My family back in New York went to the theatre often and kept me abreast of the latest shows on Broadway (and took me to them whenever I visited). One day, I received a postcard from my mother. It was the poster art for a new Stephen Sondheim show, Into the Woods. They had passed them out to the musical's patrons hoping they would spread the word. (Remember, we were decades away from social media and viral marketing.) My mother's handwritten message was succinct:
Don't waste your money.
Several years later, I was doing a bit better financially. I was able to build a CD collection of favorite musicals (as well as buy legitimate food). First, I replaced all my scratched up record albums. Then, I became fascinated with Sondheim and bought Company, A Little Night Music, Sweeney Todd, Passion, Assassins, and Sunday in the Park with George. His work lacked the lovely melodies of Rodgers and Hammerstein, but I found his lyrics fascinating. Despite my mother's earlier warning, I invested in a copy of Into the Woods.
I confess, I loved it.
Besides the allure of the whole fractured fairytale thing, there were serious themes that warranted listening and listening again to appreciate. The idea of nice vs. good. Our need for happy ever afters and our bewilderment when we get what we want and then realize that what we got isn't what we want anymore.
Despite multiple tours and revivals, I didn't get a chance to see a live production of Into the Woods until last winter. I took my daughter and two friends to see a small but really excellent version of it by one of Boston's regional theatre companies. We all loved it, and looked forward to the by-then announced movie version. Yesterday, with homework (mostly) done, my daughter and I went to see it at our town's tiny cinema. I brought bottled water and M&Ms and we bought two bags of popcorn.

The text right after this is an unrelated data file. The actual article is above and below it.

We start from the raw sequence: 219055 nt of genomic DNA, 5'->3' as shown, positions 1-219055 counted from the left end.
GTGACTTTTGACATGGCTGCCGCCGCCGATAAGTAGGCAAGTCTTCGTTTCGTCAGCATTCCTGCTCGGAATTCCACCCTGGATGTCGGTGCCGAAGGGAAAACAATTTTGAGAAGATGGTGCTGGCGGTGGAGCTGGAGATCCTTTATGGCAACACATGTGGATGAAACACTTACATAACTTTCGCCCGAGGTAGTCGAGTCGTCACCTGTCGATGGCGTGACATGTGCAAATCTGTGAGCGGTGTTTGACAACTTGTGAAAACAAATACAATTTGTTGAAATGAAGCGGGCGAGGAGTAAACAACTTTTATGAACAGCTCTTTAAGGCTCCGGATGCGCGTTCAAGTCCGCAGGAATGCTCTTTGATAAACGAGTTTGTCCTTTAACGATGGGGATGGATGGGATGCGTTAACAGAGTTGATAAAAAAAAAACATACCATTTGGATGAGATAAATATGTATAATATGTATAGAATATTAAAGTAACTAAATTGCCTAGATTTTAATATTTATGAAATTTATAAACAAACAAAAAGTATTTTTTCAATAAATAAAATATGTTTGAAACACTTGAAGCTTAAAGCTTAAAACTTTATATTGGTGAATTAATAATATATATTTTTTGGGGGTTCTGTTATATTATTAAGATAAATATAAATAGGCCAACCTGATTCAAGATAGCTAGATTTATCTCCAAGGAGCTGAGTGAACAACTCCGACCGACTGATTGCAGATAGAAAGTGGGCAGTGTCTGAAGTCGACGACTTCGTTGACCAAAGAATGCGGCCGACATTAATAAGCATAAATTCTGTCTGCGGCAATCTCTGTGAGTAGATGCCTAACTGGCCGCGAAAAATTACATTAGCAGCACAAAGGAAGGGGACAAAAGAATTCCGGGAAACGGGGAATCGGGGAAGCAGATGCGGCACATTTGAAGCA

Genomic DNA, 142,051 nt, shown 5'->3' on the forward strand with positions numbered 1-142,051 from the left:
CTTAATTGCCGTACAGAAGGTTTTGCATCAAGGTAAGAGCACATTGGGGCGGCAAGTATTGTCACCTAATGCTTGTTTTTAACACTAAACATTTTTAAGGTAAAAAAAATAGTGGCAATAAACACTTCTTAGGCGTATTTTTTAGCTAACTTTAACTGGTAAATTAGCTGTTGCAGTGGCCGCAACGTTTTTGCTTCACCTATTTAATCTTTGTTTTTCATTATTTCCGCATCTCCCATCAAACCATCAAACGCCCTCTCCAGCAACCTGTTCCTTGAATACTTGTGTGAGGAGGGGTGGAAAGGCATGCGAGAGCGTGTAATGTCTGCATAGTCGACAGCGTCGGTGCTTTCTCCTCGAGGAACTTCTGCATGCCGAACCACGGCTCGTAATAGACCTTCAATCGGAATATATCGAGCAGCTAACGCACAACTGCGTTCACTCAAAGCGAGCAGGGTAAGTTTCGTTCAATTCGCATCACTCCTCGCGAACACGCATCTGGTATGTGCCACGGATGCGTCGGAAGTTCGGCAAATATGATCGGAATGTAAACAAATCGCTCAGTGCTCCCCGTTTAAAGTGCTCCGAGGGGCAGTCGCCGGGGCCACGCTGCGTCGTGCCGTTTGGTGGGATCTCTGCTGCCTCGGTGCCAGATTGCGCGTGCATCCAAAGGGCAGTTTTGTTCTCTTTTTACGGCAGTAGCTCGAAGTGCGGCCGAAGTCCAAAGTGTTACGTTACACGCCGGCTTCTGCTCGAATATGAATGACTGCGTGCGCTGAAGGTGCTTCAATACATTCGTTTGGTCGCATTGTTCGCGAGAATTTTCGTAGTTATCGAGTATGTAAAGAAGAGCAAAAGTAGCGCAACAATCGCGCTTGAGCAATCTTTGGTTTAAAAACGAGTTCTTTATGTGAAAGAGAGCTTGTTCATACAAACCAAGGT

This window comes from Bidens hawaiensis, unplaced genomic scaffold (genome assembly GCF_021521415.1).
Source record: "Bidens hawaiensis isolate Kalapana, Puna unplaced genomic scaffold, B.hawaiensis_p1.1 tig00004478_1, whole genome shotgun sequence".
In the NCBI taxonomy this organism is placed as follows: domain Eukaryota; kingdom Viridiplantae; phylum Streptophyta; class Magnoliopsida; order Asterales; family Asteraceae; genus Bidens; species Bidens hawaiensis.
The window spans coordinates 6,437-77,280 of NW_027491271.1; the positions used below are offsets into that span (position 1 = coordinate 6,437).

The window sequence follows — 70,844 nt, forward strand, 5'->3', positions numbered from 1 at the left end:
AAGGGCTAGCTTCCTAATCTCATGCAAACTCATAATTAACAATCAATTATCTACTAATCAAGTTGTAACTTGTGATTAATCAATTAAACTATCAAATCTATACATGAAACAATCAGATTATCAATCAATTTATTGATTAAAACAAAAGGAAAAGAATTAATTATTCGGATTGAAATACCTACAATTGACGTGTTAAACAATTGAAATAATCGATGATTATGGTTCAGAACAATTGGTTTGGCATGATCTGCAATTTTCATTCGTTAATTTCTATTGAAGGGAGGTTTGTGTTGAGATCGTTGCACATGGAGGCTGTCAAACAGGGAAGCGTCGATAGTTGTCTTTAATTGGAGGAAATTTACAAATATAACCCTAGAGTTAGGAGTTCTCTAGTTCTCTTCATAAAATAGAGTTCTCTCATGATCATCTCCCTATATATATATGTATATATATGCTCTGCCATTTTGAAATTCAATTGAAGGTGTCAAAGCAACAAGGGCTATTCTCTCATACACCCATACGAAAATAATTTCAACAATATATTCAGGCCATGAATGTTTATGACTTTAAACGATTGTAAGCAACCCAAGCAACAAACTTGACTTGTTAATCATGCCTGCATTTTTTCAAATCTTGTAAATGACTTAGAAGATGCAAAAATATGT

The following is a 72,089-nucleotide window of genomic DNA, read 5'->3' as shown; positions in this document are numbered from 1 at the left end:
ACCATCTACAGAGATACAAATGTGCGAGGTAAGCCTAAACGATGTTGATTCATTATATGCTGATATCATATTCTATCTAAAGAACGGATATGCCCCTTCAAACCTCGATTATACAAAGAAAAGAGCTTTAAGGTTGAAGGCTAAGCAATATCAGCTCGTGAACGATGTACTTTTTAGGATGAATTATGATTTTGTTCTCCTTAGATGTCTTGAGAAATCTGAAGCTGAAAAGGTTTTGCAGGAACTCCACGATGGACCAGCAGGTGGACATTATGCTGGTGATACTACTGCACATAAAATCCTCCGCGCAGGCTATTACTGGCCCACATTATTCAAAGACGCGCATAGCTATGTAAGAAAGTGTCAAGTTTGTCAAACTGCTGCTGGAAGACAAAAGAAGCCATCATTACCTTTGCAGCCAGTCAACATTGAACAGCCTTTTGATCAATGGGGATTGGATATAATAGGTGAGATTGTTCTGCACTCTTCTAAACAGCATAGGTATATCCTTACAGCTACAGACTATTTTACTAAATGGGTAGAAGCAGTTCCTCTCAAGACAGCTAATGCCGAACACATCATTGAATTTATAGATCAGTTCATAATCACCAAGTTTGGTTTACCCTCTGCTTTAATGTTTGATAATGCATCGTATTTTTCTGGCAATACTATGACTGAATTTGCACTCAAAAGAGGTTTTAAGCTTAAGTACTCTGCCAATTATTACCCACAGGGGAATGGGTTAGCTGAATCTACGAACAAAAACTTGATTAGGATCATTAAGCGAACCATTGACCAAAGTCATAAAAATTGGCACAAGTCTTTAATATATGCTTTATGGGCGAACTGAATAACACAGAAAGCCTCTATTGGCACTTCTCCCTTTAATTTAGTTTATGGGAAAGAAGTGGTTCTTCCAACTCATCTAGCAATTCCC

We both loved it. We agreed that Emily Blunt, Anna Kendrick and James Corden were all fantastic. With Daniel Huttlestone and Lilla Crawford, the (let's face it, difficult) casting of the "dim-witted boy and hungry little girl" was ideal. (Jack and Riding Hood can be so obnoxious.) I have a thing for wolf Johnny Depp, always have. And we agreed that the two princes, Chris Pine and Billy Magnussen, were dreamy and their duet "Agony" was a highlight of the movie.
But, the character I gravitated to most was the Witch.
It's not because Meryl Streep is a goddess brought to Earth and everything she touches turns to gold. (She is and it does, but that's not why.) It's not because I'm feeling old and ugly and more than a little wicked. (I am and I am and I am, but that's not why either.) It is, of course, because of all the characters, the Witch is the one who voiced how I feel as the mother of a teen.
When Rapunzel wants to leave her ivory tower, the Witch laments "Children can only grow / From something you love / To something you lose ..."
As the movie finished — without many happy endings but with some hope for the future — La Streep sings Sondheim's beautiful "Children Will Listen" over the credits.
Careful the things you say
Children will listen
Careful the things you do
Children will see and learn
Children may not obey, but children will listen
Children will look to you for which way to turn
To learn what to be
Careful before you say "Listen to me"
Children will listen
By all accounts, including his own, Sondheim had a fairly miserable youth. Openly gay today, he never had any children. But he definitely understands how it feels to lose your little one to the big bad world (or — we can't help but hope — to a big old happy ending).
How do you say to a child who's in flight
"Don't slip away and I won't hold so tight"
I'm working on that one right now.
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